Like just about everyone else who lives in the real world (as opposed to this one), I thought Barack Obama got the best of Mitt Romney last night. The President’s pension line about Mitt Romney’s wealth hit the Republican where it hurt. And his dig at Romney’s 47% video, saved till the end, was a nice knife twist. Add to this Romney’s weird-sounding “binders full of women” reference (I know what Romney meant to say — but it came out really oddly), and Romney’s generally annoying stage manners, and you can see why viewer polls gave the nod to Obama — although not by nearly the same margin as that awarded to Romney in the first debate. As a result, Obama’s perceived chances of winning the election went from about 61% to about 66% on the Intrade market in the last 24 hours, a 5-point boost. (By contrast, Romney’s debate victory two weeks ago generated about an 8-point dip in Obama’s perceived chances — from about 74%, to about 66%, in the two days after the Denver match-up.)
But Obama’s victory was tainted — in the same way that a football victory is tainted when a ref makes a bad call on a crucial play.
I am referring to the moment when Romney attacked Obama for not having immediately called the Sept. 11 attack on the U.S. consulate in Benghazi — which killed the ambassador and three others — an act of terrorism. Obama became uncharacteristically defensive on this point, and the debate turned for a few seconds into an awkward standoff on this one claim. (The video can be found here.) Then, crucially, moderator Candy Crowley jumped in and said “He [Obama] did in fact … call it an act of terror.” Obama then called out, half-comically, “Can you say that a little louder?”
And Crowley repeated the claim — but you could tell by her body language and follow-up comments that she knew, right then, she had overstepped her bounds.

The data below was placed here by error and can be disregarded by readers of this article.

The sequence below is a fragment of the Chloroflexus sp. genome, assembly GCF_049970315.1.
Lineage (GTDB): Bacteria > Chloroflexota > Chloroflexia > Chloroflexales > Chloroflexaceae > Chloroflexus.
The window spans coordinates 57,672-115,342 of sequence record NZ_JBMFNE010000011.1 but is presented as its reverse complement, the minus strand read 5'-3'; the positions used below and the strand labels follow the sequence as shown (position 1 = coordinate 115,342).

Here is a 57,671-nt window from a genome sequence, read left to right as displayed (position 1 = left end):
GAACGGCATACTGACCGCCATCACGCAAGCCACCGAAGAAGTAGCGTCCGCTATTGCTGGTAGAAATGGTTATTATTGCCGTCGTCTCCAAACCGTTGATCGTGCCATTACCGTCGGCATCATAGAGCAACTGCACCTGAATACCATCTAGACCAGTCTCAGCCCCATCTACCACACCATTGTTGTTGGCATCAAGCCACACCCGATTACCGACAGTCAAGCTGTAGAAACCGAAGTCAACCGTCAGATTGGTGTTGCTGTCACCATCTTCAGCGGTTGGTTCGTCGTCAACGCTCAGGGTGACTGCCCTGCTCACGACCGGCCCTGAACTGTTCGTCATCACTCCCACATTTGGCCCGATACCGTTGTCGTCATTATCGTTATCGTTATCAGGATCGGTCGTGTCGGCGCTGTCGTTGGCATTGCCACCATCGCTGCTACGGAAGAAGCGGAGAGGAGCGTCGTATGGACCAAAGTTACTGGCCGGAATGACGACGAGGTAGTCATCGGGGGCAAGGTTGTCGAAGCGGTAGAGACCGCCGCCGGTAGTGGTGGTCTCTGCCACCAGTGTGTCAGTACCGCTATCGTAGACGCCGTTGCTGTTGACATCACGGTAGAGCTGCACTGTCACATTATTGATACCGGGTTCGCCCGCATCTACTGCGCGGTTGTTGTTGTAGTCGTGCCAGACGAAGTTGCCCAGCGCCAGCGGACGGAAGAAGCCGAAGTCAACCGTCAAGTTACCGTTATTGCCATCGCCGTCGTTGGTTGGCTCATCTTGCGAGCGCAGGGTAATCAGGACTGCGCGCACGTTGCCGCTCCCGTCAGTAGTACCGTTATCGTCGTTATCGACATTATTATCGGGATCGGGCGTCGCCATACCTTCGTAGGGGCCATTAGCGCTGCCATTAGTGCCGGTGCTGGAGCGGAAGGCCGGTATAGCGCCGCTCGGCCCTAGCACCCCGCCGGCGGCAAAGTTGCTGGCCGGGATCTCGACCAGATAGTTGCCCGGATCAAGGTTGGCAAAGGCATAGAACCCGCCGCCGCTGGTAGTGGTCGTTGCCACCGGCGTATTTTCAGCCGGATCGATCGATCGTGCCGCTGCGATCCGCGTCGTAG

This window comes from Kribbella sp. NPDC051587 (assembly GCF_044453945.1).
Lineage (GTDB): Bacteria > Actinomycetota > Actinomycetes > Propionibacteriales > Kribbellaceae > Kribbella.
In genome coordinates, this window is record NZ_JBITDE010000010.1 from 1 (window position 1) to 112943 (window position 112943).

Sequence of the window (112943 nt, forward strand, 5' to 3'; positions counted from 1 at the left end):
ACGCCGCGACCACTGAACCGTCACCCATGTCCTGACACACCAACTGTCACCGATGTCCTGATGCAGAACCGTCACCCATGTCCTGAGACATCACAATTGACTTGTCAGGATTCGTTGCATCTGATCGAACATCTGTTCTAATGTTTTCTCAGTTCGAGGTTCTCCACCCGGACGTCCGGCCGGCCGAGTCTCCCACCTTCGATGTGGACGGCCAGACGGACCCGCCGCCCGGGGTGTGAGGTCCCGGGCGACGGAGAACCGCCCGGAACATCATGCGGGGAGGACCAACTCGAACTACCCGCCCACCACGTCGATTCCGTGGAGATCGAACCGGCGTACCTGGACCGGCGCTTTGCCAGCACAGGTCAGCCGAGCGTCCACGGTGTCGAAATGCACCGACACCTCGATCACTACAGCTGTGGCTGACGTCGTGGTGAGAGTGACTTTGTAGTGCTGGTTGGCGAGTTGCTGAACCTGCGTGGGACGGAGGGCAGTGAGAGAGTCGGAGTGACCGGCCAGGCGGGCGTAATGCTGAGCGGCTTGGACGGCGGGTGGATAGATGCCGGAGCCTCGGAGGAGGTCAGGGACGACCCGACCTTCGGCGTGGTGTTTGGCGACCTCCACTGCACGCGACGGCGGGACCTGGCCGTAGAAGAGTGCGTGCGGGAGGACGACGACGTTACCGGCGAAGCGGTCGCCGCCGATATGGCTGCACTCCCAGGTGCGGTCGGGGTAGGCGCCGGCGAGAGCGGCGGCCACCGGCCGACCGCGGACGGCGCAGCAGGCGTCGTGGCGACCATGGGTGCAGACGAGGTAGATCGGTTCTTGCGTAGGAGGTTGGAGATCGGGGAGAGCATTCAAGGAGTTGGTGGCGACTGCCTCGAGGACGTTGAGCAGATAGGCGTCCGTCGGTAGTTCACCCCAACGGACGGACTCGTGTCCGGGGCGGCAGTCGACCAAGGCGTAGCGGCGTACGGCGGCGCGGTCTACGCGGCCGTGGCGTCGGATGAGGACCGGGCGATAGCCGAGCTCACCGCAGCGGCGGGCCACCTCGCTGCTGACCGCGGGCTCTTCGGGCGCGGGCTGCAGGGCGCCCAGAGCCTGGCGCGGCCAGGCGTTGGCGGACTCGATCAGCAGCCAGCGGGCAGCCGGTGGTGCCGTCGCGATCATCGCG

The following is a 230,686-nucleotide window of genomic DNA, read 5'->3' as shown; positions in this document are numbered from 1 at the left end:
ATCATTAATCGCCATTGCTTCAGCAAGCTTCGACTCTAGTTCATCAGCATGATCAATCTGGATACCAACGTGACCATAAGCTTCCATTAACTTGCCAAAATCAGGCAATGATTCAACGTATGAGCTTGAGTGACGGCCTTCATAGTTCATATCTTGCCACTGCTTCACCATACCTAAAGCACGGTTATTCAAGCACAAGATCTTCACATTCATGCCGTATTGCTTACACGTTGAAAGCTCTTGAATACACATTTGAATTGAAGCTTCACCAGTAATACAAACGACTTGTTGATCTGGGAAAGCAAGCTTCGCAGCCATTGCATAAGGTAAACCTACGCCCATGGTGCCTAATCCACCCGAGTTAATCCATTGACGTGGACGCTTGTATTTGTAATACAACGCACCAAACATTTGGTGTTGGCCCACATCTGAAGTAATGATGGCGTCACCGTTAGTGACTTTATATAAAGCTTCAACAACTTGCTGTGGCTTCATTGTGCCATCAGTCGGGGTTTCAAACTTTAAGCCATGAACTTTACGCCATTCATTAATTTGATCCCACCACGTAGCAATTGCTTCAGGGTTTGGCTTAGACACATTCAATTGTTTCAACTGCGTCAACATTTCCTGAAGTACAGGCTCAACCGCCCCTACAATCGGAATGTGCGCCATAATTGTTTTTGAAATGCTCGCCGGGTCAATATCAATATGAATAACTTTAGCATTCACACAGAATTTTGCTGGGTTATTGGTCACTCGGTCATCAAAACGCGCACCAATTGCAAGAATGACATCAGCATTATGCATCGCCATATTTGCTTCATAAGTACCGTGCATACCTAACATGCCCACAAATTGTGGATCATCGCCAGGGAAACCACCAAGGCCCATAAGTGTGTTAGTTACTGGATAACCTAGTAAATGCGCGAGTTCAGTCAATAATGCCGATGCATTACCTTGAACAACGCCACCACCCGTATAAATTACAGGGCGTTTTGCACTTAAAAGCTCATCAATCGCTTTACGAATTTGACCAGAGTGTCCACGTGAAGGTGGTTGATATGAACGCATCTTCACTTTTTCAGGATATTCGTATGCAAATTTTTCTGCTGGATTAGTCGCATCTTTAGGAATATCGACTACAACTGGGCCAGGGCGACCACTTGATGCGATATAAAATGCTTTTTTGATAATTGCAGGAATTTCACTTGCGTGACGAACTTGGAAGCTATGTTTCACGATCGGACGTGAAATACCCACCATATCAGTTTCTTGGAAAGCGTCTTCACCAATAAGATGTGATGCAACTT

She stretched her hand out to Romney, in what I perceive to be a gesture of semi-apology, and added: “It did as well take two weeks or so for the whole idea of there being a riot out there about the tapes to come out.” Romney recovered as best he could, and the debate proceeded. But the damage had been done. Romney looked like he’d screwed up his facts on an issue that should have played to his advantage.
But Romney was arguably right — at least in a technical sense. Yes, Obama used the term “terror” in the Sept. 12 Rose Garden remarks that are the subject of dispute. But Obama’s use of the term was ambiguous:
Of course, yesterday [Sept. 11] was already a painful day for our nation as we marked the solemn memory of the 9/11 attacks. We mourn with the families who were lost on that day. I visited the graves of troops who made the ultimate sacrifice in Iraq and Afghanistan at the hallowed grounds of Arlington Cemetery, and had the opportunity to say thank you and visit some of our wounded warriors at Walter Reed. And then last night we learned the news of this attack in Benghazi. As Americans let us never, ever forget that our freedom is only sustained because there are people who are willing to fight for it, to stand up for it, and in some cases lay down their lives for it. Our country is only as strong as the character of our people and the service of those, both civilian and military, who represent us around the globe. No acts of terror will ever shake the resolve of this great nation, alter that character or eclipse the light of the values that we stand for. Today we mourn for more Americans who represent the very
best of the United States of America. We will not waver in our commitment to see that justice is done for this terrible act. And make no mistake, justice will be done.
As others have pointed out, the fact that the word “terror” appears here does not settle the argument, because it is not clear whether Obama is using the term to describe the Benghazi attacks, 9/11 or both — or whether he was just free-styling about terrorism in general, and America’s willingness to fight it.
Reasonable people can disagree about what Obama meant to say on Sept. 12. But one thing seems clear to me: A debate moderator should interject to resolve a factual dispute only when it is 100% clear that one side is clearly wrong — such as, say, to correct a claim that Obama was born in Kenya, or that Romney still embraces discarded Mormon teachings about blacks. Romney’s remarks about Obama’s response to Benghazi did not fall into that category of clear falsehood. And the moderator was wrong to respond in the way she did.
In doing so, she gave Romney’s defenders a credible case for putting a big, fat media-bias asterisk on Obama’s otherwise clearly won victory.